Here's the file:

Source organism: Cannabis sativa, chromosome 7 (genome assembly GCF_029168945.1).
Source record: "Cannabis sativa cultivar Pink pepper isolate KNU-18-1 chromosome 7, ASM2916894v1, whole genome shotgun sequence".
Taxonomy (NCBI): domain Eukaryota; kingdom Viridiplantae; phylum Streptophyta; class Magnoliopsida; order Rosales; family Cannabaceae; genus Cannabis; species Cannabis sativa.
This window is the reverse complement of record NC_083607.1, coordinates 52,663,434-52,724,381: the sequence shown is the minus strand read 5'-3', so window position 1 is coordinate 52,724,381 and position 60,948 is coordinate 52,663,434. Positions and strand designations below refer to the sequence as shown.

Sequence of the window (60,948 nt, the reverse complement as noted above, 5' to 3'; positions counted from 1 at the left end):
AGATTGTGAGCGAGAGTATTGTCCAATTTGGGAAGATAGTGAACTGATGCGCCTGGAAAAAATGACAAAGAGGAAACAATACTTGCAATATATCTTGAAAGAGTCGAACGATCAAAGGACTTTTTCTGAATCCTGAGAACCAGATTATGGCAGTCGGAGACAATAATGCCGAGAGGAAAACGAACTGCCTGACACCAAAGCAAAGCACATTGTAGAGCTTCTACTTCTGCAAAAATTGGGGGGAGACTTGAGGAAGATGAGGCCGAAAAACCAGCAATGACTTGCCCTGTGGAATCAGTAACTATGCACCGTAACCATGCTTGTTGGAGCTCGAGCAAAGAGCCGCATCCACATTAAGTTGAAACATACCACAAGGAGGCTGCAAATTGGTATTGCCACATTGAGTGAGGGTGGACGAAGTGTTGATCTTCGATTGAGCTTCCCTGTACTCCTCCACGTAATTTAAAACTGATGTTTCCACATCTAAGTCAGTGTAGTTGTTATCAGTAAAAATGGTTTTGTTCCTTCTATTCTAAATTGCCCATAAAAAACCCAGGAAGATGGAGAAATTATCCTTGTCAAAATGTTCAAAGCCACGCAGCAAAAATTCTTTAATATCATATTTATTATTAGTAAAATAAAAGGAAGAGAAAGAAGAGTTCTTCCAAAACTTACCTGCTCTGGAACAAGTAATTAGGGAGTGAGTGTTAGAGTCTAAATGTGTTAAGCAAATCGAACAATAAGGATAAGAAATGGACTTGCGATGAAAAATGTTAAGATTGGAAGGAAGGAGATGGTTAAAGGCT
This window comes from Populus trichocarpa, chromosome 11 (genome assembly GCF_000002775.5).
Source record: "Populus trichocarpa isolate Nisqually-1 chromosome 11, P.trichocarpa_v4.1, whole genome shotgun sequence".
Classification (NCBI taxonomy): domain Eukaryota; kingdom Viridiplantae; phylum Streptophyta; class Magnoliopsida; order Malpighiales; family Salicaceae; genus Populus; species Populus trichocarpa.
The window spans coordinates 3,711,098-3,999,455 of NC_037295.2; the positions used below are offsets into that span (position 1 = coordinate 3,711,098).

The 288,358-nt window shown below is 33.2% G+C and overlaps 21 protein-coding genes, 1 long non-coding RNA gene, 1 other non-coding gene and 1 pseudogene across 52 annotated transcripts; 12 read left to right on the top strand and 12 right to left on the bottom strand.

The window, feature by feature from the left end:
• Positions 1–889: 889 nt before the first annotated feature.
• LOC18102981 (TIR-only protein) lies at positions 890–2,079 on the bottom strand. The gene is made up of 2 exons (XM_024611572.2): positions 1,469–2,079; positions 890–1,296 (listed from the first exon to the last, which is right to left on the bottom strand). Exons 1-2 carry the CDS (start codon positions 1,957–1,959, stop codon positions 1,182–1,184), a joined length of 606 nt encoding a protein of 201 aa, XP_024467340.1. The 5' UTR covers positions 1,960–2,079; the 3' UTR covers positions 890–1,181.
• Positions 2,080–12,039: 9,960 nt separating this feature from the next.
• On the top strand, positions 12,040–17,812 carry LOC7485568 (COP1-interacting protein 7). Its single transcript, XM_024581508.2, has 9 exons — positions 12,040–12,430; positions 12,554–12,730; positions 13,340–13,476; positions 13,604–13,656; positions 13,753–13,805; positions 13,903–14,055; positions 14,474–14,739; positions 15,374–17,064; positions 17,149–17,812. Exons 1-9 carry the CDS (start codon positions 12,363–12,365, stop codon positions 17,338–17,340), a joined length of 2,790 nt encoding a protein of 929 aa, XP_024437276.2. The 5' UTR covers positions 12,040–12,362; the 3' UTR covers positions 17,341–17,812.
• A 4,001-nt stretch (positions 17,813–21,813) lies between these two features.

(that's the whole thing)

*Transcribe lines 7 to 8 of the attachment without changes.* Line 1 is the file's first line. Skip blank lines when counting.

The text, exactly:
This window comes from Populus trichocarpa, chromosome 11 (genome assembly GCF_000002775.5).
Source record: "Populus trichocarpa isolate Nisqually-1 chromosome 11, P.trichocarpa_v4.1, whole genome shotgun sequence".